Three generations launch book of life stories
A group of United Active Living residents, university students and students in a grade 3 class showed their resiliency in the face of COVID restrictions to produce a book that tells real-life stories from the three age-group’s perspectives. Called the Resiliency Interviews, the students and older adults came together to ask each other questions about their lives.
The original intent was to bring the generations together in regular face-to-face sessions, but COVID forced those best-laid plans to change.
“We demonstrated such a high degree of resiliency, despite all of the obstacles we faced,” said Jocelyn Williams, associate professor, St. Mary’s University, which helped develop the project. “I loved the idea that we have this interconnectedness within generations and between generations. COVID stopped us from having face-to-face meetings, but we persevered, constantly pivoted as plans changed, and exchanged stories through letter writing as we used to do long ago with pen pals.”
“Our plans morphed into communicating in other ways,” said Richard Russell, teacher, Calgary’s Sibylla Kiddle school. “It became a great way to teach what communication is. Pen pals and letter writing became new again. There was pure joy when one of the students would receive a letter from a United resident. The letters back and forth reflected innocence and wisdom among three generations. It was thought provoking and I was thrilled with the outcome.”
“Despite the challenges presented by COVID, we wanted to make this work,” said Kim Coulter, United’s Fish Creek program development & creative expressions manager. “It gave everyone the opportunity to revive an old art form and create a work around. The grade 3s were critical to the success of the project because it gave everyone insight into how different the perspectives on life are between the generations.”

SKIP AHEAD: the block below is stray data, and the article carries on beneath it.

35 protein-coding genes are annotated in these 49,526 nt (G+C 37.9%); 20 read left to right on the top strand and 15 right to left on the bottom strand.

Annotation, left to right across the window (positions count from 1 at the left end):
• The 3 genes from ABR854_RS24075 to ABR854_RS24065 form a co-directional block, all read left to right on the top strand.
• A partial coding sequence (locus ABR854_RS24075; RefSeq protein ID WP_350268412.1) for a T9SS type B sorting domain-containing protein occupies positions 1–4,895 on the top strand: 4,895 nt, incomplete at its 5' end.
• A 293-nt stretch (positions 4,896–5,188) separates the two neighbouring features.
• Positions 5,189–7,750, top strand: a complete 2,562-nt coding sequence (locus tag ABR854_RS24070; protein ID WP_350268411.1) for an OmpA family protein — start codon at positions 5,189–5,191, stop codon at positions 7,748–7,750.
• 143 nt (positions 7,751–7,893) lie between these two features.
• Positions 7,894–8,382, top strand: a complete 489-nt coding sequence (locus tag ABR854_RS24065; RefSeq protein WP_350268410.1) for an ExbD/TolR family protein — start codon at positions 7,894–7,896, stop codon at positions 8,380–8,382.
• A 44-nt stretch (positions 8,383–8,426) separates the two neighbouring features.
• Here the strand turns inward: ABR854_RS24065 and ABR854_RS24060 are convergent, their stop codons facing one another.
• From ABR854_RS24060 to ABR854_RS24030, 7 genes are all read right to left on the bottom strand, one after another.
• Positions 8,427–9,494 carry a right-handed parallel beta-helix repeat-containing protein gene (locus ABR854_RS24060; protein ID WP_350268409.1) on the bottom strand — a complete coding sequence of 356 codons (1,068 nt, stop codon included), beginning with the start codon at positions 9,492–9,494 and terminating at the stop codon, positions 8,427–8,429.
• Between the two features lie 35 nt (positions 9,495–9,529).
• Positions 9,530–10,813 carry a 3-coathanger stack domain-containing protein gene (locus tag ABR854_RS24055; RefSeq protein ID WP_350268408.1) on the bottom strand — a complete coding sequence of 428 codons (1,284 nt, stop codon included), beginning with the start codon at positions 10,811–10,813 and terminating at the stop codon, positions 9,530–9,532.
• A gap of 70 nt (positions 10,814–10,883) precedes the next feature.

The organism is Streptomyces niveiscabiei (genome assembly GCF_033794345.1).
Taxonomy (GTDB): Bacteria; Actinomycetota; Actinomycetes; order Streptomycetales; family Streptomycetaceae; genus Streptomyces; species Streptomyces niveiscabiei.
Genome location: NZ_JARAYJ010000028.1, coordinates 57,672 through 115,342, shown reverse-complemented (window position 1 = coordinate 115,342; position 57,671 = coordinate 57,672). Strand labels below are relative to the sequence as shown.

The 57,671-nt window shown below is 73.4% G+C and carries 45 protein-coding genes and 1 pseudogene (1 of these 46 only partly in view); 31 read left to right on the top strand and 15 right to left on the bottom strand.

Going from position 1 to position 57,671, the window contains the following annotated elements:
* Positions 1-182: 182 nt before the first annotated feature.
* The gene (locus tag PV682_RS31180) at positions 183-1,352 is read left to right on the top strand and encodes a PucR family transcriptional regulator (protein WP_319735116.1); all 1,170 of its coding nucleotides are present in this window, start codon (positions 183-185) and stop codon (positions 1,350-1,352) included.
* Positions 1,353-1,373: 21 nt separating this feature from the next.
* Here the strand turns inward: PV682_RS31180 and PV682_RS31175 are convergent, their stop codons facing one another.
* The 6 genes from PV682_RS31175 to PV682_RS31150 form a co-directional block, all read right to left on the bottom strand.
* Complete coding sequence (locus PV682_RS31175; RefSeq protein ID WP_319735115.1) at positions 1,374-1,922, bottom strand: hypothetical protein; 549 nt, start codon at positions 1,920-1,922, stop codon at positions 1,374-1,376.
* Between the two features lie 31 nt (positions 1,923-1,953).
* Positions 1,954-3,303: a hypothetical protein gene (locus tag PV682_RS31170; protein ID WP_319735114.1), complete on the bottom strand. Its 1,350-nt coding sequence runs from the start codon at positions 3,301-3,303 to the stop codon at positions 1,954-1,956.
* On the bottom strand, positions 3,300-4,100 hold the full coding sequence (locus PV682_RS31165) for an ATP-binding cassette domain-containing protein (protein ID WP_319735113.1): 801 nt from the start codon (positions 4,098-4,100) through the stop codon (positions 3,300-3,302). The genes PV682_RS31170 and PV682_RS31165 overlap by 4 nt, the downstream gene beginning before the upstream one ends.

“I was super excited about the project,” said University student Georgia Williams. “We each had two grade 3s and one older adult. It was interesting to interact with the grade 3 students and see their perspective on life with their limited experiences. It was an incredible experience.”
University student Grace Boyko was teamed with United resident Mahesh Shah. Mahesh, who was excited to be part of the project, recently passed away. “It was a wonderful opportunity to be paired with Mahesh. He showed me the importance of working hard and persevering. Because of COVID we didn’t meet in person but our exchanges were so rewarding, and it was interesting to get to know someone without ever meeting him.”
Resident Ruth Nelson spoke for many of the residents when she said it was valuable to be involved with the young students. “It was a real privilege to be involved. I think the book is neat. It will be something that will encourage them for years to come. It was disappointing that we had to make changes due to COVID but it was nice to meet the children here today. This event brought everything together.” Ruth told the students that the residents will be thinking of them and that their letters meant much to them. She received cheers from the students when she suggested they continue to exchange letters.
The Resiliency Interviews follows an earlier book that was developed between university students and United Active Living residents. Will there be a third book? “I certainly hope so,” said Kim. “Yes, there could certainly be another book,” said Jocelyn. After all, experiences and the wisdom that comes from them are constantly changing, providing all new content for future generations.
Photos and videos by Sherana Productions.
Speak with one of our active living advisors about life in a United community. They can arrange tours of our Garrison Green and Fish Creek communities. If you know a friend or family member who could benefit from living in a United community, send them a link to our website or blog, or arrange a future visit. We are happy to help!